Technical Illustrator Jobs: Salary and Career Facts
Research what it takes to become a technical illustrator. Learn about education and responsibilities, job growth, and salary to find out if this is the right career for you.
What Is a Technical Illustrator?
Technical illustrators may produce hand-drawn images or use computer design programs to create diagrams and schematics. Their images may be used to demonstrate how something works or the anticipated visual representation of a design plan. They may work with engineers to prepare blueprints of bridges, mechanical devices or other items that an engineer is designing. As part of their duties, they will also provide relevant information around the drawing. This may include labeling parts or providing instructions or explanations related to the illustration.
|Degree Required||Associate's degree recommended or classes taken in related fields|
|Education Fields of Study||Art, sciences, computer graphics and design, engineering|
|Key Skills||Creating images by hand or using computer software, general computer skills|
|Job Growth (2018-2028)||2% for all drafters, engineering technicians, and mapping technicians*|
|Median Annual Wage (2019)||$59,908**|
Source: *U.S. Bureau of Labor Statistics, **Salary.com
What Would I Do as a Technical Illustrator?
As a technical illustrator, you will create images to convey the fundamental concepts and mechanical functionality of various technical objects. Generally, the images you create are used to explain technical information to a non-technical audience.
For example, you could use a cut-away technique to show the inner workings of a combustion engine, an exploded view to show how intricate machinery fits together or a simple line drawing to create a geological map image. Today, much of the technical illustration work is done with specialized computer software, so employers may look for applicants with excellent computer skills. Many different industries need to convey their technical information, so you may find employment in the chemistry, engineering, geology or computer fields, among others.
What Education or Training Do I Need?
You could train for a career as a technical illustrator by taking related courses in both art and sciences. There are also formal training programs for technical illustrators, typically at the associate's degree level. In a technical illustration program, you could study computer graphics, visual design, technical terminology and computer-aided design (CAD).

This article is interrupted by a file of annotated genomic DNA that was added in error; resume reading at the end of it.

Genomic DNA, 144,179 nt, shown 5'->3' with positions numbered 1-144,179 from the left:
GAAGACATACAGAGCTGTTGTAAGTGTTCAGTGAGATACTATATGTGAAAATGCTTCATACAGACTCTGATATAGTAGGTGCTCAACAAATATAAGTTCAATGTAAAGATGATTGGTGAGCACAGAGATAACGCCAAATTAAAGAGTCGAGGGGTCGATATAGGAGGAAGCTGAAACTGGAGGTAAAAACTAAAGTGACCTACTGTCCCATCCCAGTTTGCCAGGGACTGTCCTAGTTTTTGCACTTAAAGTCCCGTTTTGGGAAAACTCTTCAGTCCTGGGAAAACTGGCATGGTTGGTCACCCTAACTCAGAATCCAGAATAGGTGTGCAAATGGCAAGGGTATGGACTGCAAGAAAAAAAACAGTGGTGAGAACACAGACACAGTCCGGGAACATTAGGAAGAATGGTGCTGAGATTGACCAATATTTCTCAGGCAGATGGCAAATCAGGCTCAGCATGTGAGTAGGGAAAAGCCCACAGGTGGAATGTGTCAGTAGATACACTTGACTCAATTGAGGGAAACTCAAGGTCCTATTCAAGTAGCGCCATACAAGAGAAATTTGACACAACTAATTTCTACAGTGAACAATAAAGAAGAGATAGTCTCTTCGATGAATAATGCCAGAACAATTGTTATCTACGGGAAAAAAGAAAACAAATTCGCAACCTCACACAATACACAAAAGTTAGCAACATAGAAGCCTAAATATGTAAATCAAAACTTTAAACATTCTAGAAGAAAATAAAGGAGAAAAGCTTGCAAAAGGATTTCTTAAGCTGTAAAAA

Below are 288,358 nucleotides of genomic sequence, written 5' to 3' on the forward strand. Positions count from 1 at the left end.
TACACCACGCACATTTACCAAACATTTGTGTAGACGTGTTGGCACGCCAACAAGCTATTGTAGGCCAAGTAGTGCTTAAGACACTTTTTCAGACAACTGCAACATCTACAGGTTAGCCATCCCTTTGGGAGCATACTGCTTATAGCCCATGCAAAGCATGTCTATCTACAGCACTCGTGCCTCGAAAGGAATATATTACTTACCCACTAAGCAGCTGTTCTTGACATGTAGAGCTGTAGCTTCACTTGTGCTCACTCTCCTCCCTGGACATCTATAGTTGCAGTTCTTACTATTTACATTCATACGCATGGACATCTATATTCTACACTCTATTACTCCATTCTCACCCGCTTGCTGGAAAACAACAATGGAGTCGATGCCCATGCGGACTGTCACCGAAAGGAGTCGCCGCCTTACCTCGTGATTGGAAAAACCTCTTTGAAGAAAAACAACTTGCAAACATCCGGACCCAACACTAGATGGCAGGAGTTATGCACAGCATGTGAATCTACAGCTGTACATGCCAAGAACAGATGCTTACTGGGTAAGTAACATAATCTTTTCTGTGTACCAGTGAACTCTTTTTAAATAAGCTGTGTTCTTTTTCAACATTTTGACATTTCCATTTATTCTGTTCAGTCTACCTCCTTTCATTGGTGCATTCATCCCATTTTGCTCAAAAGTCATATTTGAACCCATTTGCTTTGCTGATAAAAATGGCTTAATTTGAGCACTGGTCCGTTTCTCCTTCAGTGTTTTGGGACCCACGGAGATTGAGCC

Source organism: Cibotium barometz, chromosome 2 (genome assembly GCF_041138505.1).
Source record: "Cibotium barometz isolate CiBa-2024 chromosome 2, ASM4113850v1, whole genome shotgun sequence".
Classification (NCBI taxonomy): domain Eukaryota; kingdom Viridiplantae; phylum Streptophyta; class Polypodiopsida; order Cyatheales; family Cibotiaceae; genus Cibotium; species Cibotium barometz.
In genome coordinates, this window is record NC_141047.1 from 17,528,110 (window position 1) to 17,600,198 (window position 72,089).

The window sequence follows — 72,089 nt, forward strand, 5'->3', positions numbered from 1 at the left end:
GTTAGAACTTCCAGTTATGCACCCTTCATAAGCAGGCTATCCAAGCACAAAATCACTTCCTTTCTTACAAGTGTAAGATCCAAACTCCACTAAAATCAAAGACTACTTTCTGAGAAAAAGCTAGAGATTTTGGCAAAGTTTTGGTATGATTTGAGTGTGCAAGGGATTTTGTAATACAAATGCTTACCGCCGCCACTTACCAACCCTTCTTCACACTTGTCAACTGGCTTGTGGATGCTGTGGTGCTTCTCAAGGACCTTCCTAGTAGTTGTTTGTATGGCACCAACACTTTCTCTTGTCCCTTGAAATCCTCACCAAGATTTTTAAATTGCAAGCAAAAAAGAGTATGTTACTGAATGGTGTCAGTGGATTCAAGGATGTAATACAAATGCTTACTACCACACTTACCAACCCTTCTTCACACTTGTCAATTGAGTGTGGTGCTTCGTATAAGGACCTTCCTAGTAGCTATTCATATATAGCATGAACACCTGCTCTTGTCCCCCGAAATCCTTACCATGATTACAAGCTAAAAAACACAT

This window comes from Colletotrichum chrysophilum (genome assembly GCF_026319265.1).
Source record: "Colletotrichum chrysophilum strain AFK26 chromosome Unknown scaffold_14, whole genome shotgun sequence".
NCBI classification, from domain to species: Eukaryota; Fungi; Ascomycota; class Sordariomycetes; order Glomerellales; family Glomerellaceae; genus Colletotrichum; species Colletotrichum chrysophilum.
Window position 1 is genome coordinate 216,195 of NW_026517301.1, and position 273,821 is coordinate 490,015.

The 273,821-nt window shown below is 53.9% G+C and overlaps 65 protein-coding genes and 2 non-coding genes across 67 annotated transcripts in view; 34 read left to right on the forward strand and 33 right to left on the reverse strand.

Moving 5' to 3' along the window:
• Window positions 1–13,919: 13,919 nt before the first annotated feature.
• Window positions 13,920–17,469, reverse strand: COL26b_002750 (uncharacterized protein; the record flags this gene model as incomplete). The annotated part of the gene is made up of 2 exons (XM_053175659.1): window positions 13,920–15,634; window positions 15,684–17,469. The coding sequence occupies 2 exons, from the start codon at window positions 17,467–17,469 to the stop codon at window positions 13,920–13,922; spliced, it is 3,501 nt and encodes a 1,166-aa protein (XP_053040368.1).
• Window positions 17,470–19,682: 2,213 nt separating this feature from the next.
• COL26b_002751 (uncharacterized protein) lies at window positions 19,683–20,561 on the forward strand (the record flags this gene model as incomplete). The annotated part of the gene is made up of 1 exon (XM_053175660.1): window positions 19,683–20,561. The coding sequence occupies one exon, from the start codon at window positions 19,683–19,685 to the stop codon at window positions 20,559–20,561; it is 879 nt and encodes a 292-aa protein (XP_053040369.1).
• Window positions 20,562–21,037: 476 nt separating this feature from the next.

CAD software and technique are staples of technical illustration, so even if you don't attend a training program specifically for technical illustrators, you may consider classes in computer graphics and design. Your technical knowledge is paramount to communication, so study in fields such as engineering can also be beneficial.
What Salary Could I Earn?
Salary.com reported in November 2019 that technical illustrators earned a median annual wage of $59,908. Though salaries can vary due to skill and experience, you may be able to increase your earning potential with formal training and knowledge of many different technical industries. For instance, if you are able to illustrate technical information about both aerospace engineering and computer hardware, you may be able to pursue advanced or specialized positions in your field.
According to the U.S. Bureau of Labor Statistics, (www.bls.gov) employment for drafters, engineering technicians, and mapping technicians was expected to increase 2% from 2018 to 2028. This is due to the fact that computer-aided design software is enabling other professionals to perform tasks that used to be done by drafters.
What Are Some Related Alternative Careers?
Medical illustrators and graphic designers are professionals who share some common job requirements or tasks with technical illustrators. They all need some level of artistic skill to produce hand-drawn images. It is also common for all of these professionals to use computer-aided software to produce images on computers, though they still need to understand how to produce images to scale.
Medical illustrators, graphic designers and technical illustrators all produce visual images that are meant to represent things, processes or concepts to those who view the images. They all have the job of reviewing data provided in a text or from a client or designer and using that data to inform the images they produce. A degree isn't necessarily required to be a medical illustrator, although graphic designers usually need a bachelor's degree.